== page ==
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  • Writer's pictureBee TV 7

WHO: 1 in 5 people worldwide will develop cancer during their lifetime – Breast cancer is now the most commonly-diagnosed cancer overtaking lung cancer, according to the International Agency for Research on Cancer (IARC) in December 2020.

According to the latest statistics, the number of people diagnosed with cancer has nearly doubled from an estimated 10 million in 2000 to 19.3 million in 2020. Also, the number of cancer-related deaths has also increased from 6.2 million in 2000 to 10 million in 2020. More than one out of every six deaths is due to cancer.

Between 30% and 50% of cancer deaths could be prevented by modifying or avoiding the following key risk factors can help prevent cancer:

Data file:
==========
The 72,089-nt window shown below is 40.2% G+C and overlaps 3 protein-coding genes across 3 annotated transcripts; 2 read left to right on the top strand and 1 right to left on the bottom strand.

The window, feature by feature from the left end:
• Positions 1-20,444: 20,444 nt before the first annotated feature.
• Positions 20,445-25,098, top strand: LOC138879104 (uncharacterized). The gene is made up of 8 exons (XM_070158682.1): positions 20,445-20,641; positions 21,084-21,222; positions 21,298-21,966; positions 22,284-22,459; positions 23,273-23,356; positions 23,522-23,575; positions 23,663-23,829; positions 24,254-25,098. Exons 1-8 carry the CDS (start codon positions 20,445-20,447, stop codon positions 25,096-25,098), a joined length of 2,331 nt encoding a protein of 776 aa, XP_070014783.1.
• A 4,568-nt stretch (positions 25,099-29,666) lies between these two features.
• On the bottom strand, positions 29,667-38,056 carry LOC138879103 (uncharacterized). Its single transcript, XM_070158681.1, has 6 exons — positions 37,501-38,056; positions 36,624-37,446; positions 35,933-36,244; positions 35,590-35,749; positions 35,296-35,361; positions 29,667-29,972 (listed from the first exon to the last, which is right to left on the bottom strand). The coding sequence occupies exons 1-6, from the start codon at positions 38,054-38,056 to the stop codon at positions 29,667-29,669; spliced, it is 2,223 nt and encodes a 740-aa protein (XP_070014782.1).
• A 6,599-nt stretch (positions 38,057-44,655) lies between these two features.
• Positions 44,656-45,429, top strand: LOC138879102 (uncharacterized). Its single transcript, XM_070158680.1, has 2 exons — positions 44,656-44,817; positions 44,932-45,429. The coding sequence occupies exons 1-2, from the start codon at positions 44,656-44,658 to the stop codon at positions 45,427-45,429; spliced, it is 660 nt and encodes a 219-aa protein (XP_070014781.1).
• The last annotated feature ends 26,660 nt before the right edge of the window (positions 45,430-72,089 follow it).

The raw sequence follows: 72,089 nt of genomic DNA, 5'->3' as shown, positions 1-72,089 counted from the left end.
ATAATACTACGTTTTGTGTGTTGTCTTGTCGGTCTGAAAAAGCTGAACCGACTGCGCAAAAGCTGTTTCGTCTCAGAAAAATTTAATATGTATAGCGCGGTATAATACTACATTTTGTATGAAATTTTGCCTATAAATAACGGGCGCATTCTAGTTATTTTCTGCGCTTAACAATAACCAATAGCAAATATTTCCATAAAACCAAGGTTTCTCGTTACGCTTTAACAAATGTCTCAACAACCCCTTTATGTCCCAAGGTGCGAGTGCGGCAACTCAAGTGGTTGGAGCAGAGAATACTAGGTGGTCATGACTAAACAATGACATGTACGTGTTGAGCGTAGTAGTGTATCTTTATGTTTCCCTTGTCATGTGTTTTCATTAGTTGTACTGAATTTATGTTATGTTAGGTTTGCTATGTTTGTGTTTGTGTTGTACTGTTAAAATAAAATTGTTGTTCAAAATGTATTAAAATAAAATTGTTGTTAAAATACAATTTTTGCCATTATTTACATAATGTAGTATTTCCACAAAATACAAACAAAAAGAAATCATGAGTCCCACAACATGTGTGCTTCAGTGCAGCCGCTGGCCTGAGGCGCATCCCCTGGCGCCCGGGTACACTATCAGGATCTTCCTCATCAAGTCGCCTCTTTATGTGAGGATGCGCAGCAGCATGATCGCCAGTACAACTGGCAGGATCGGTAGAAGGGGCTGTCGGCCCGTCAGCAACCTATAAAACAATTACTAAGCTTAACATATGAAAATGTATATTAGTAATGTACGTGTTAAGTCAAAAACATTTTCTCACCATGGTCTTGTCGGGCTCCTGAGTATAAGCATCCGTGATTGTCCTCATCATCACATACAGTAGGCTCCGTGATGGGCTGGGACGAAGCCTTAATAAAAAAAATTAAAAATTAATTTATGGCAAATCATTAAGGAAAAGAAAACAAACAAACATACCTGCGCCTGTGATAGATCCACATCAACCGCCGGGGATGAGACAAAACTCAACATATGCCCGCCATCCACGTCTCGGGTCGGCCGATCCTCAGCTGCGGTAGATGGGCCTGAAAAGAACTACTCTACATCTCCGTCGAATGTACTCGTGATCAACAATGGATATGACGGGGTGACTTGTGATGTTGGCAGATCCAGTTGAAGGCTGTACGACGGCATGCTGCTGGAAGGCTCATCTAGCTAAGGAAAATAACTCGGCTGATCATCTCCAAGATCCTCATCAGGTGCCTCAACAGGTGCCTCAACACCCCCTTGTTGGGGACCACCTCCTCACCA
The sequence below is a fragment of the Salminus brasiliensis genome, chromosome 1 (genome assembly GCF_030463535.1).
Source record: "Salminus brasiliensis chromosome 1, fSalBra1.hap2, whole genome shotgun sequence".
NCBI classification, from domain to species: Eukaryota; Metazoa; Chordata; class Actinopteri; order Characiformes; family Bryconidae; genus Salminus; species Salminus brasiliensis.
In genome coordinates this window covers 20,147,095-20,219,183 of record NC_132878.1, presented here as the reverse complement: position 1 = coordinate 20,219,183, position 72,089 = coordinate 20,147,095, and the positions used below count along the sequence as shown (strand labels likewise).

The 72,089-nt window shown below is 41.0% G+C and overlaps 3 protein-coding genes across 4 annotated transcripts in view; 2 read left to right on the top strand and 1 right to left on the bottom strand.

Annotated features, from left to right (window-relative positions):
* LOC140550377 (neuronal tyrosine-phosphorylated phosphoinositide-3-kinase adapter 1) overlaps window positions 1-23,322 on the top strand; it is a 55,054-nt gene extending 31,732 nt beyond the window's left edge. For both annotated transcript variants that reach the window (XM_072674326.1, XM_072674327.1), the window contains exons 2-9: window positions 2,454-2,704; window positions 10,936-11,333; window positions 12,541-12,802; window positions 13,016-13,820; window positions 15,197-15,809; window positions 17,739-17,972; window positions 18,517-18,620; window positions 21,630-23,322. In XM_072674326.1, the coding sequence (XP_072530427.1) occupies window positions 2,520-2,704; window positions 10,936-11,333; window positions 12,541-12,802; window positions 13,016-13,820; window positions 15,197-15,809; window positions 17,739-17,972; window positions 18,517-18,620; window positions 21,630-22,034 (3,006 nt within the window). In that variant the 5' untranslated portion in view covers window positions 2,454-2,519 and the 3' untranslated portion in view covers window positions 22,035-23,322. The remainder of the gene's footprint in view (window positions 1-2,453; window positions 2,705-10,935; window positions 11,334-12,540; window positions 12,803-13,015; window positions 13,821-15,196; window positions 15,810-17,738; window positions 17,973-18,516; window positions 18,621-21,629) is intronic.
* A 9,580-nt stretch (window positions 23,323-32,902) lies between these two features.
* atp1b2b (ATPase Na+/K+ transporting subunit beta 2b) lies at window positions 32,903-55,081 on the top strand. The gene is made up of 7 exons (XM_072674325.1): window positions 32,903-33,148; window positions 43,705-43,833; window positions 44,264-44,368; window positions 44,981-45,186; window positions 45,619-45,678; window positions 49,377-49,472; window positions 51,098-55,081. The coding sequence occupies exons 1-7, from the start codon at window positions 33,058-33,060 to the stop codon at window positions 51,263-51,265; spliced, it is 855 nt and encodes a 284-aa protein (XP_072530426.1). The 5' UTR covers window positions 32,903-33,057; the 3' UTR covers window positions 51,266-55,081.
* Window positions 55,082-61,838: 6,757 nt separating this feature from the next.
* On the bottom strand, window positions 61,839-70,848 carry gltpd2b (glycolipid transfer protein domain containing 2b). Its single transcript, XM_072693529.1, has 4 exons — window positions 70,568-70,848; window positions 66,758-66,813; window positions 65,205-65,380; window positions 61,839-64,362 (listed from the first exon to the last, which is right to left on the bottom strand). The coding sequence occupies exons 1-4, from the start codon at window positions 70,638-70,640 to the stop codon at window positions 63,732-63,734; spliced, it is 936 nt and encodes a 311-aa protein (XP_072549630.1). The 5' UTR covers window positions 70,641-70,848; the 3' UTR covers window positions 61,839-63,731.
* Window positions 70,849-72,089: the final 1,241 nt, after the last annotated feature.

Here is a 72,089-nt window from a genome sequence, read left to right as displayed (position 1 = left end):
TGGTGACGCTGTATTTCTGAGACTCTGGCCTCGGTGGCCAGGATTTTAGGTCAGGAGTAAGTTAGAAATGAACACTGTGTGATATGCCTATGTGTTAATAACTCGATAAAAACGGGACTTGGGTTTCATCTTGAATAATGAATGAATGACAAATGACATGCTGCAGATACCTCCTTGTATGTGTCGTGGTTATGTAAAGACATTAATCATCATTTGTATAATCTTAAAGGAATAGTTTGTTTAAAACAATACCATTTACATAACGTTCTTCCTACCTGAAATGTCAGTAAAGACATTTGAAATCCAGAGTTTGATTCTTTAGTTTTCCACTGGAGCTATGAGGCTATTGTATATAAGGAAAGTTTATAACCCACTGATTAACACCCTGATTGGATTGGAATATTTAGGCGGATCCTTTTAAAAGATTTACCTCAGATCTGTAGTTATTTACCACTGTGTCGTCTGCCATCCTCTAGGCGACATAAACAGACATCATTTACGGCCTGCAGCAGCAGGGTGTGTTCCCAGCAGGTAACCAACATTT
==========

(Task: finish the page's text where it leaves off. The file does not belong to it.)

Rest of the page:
• avoid tobacco use, including cigarettes and smokeless tobacco

  • maintain a healthy weight

  • eat a healthy diet with plenty of fruit and vegetables

  • exercise regularly

  • limit alcohol use

  • practice safe sex

  • get vaccinated against hepatitis B and human papillomavirus (HPV)

  • reduce exposure to ultraviolet radiation and ionizing radiation (occupational or medical diagnostic imaging)

  • avoid urban air pollution and indoor smoke from household use of solid fuels

  • get regular medical care

  • some chronic infections are also risk factors for cancer. People in low- and middle-income countries are more likely to develop cancer through chronic infections.

The cancer burden can also be reduced through early detection of cancer and management of patients who develop cancer. However, a WHO survey shows that the pandemic has worsened the problem of late-stage diagnosis due to lack of treatment which mostly occurs particularly in low-and-middle-income countries.

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